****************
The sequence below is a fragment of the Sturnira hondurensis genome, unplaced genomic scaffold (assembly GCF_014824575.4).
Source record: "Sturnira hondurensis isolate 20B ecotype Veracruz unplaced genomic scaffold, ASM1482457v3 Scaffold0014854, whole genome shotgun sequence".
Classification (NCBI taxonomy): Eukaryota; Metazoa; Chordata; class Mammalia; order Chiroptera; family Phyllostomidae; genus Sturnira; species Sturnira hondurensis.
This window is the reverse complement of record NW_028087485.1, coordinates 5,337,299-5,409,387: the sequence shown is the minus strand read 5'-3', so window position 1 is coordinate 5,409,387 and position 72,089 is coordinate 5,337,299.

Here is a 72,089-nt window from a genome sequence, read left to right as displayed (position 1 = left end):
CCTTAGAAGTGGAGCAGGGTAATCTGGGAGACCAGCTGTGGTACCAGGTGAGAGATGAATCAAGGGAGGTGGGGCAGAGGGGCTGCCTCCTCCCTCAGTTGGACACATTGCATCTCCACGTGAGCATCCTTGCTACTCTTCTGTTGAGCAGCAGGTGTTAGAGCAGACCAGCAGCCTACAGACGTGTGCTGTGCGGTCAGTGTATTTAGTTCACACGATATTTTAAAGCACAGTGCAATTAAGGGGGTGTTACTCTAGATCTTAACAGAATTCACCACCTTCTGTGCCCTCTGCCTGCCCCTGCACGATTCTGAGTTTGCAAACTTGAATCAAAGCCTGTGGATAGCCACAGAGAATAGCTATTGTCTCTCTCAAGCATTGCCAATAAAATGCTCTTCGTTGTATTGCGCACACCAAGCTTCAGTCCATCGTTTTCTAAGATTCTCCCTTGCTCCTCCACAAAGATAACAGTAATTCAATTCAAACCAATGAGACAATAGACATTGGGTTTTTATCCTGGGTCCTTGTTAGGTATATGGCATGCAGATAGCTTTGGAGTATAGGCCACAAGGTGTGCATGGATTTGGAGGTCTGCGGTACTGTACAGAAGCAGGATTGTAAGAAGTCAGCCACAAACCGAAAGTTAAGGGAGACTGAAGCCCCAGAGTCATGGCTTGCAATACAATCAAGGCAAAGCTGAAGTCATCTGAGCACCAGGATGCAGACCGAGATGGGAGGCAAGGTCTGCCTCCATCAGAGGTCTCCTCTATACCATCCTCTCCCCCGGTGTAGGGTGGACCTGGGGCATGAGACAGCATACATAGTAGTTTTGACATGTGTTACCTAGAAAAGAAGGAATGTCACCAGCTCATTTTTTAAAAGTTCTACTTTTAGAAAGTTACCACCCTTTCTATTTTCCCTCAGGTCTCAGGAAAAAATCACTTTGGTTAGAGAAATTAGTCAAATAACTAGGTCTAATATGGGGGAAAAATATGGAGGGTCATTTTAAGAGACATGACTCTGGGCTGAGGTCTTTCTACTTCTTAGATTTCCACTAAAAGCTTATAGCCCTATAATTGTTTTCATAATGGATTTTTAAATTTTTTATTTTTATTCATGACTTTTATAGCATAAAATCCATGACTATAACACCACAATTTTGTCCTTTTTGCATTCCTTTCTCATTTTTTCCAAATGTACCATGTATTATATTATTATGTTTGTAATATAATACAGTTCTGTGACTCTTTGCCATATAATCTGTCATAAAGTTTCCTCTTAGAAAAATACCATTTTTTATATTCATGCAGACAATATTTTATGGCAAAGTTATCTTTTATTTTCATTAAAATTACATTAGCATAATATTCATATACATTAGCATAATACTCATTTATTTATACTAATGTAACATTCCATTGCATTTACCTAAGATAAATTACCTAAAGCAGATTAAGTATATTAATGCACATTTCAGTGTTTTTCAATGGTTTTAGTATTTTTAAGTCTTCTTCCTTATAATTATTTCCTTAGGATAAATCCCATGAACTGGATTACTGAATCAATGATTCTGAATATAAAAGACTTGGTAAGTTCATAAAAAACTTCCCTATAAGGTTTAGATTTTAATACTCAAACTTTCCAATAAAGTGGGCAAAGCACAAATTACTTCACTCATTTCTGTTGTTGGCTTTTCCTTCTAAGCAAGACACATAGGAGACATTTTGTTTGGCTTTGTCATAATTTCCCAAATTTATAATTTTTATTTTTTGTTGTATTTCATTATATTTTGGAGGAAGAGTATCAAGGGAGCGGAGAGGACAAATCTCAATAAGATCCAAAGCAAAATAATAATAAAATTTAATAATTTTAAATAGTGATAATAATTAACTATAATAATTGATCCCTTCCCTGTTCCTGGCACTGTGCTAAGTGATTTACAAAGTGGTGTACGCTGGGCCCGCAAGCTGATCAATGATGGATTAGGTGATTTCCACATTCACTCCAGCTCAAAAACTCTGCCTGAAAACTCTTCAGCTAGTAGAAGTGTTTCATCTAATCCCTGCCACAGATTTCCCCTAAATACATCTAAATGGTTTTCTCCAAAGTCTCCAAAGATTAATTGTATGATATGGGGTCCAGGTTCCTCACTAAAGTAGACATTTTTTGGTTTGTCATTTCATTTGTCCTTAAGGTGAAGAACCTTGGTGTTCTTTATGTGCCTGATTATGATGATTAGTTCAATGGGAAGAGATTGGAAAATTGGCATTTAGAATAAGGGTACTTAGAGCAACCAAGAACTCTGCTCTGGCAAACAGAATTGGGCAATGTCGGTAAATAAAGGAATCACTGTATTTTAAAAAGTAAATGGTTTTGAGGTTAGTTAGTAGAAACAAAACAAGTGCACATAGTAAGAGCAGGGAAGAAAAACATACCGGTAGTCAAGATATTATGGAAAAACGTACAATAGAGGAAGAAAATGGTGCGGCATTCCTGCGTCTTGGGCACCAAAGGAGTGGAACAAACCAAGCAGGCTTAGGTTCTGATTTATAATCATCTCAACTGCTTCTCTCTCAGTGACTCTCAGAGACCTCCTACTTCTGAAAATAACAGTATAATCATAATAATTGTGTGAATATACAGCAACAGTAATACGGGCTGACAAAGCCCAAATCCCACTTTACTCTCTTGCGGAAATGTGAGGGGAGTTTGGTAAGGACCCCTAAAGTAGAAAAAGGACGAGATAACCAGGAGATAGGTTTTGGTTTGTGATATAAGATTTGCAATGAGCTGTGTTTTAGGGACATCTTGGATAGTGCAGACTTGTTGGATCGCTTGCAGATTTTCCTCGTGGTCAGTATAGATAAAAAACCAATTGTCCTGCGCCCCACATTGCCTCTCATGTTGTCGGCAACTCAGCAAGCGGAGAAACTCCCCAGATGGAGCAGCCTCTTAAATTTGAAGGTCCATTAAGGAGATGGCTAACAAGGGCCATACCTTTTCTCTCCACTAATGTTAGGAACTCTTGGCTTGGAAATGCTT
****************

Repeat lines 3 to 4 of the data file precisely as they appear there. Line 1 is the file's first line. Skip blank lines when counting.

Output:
Classification (NCBI taxonomy): Eukaryota; Metazoa; Chordata; class Mammalia; order Chiroptera; family Phyllostomidae; genus Sturnira; species Sturnira hondurensis.
This window is the reverse complement of record NW_028087485.1, coordinates 5,337,299-5,409,387: the sequence shown is the minus strand read 5'-3', so window position 1 is coordinate 5,409,387 and position 72,089 is coordinate 5,337,299.